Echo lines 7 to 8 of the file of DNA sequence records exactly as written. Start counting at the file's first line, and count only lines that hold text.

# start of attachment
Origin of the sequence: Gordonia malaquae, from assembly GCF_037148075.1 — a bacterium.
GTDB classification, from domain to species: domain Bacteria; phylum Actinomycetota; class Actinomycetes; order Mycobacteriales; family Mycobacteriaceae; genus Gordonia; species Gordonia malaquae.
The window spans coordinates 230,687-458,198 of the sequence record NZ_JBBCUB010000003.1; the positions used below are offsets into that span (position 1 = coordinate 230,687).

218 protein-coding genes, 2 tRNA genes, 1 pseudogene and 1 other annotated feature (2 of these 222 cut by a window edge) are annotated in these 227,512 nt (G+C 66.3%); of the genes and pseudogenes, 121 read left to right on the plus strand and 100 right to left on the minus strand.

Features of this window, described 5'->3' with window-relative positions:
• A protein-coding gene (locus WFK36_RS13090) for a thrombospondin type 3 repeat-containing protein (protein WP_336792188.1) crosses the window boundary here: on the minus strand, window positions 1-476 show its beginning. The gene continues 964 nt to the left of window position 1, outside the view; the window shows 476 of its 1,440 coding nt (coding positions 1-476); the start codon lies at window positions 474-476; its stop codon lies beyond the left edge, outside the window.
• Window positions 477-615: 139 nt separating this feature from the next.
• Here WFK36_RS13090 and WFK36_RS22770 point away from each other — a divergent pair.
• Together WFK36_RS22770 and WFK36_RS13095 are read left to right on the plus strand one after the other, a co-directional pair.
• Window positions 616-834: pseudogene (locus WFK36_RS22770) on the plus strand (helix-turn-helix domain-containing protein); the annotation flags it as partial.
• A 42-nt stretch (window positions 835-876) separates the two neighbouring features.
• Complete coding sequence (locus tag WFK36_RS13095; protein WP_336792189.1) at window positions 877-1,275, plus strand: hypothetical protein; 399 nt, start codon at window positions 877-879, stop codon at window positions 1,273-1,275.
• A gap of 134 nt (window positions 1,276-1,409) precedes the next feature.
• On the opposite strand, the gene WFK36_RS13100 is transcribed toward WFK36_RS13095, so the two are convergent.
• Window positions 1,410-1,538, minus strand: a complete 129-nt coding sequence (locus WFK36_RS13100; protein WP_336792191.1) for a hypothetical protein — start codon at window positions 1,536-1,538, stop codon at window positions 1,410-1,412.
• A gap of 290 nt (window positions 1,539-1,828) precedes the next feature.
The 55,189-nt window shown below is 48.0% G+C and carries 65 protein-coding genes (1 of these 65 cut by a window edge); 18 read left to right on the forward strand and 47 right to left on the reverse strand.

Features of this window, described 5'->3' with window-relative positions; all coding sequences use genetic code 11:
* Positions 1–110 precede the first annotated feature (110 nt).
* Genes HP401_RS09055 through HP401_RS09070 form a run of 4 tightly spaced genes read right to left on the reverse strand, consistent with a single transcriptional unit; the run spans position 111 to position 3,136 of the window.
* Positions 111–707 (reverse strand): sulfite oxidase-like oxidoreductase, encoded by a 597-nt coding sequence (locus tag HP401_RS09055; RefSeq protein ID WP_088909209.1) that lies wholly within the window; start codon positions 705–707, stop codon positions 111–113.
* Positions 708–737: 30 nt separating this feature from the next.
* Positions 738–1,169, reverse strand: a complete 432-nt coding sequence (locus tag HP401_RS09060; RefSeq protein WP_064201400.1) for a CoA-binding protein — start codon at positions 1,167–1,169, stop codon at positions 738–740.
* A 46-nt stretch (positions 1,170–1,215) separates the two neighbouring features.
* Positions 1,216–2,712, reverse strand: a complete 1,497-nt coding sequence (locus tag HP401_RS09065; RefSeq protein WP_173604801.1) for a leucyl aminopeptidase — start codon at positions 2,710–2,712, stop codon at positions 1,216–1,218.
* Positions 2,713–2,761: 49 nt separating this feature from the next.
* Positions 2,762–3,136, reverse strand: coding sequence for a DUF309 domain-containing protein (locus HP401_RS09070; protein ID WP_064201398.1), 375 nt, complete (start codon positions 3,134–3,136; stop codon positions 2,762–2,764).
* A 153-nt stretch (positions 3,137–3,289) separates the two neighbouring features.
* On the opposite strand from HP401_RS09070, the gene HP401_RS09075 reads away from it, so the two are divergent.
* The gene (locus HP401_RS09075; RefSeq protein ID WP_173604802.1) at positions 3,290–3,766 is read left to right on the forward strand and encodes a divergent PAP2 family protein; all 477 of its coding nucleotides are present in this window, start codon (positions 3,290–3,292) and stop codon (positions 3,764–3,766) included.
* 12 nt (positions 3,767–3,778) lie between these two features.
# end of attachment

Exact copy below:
• Window positions 477-615: 139 nt separating this feature from the next.
• Here WFK36_RS13090 and WFK36_RS22770 point away from each other — a divergent pair.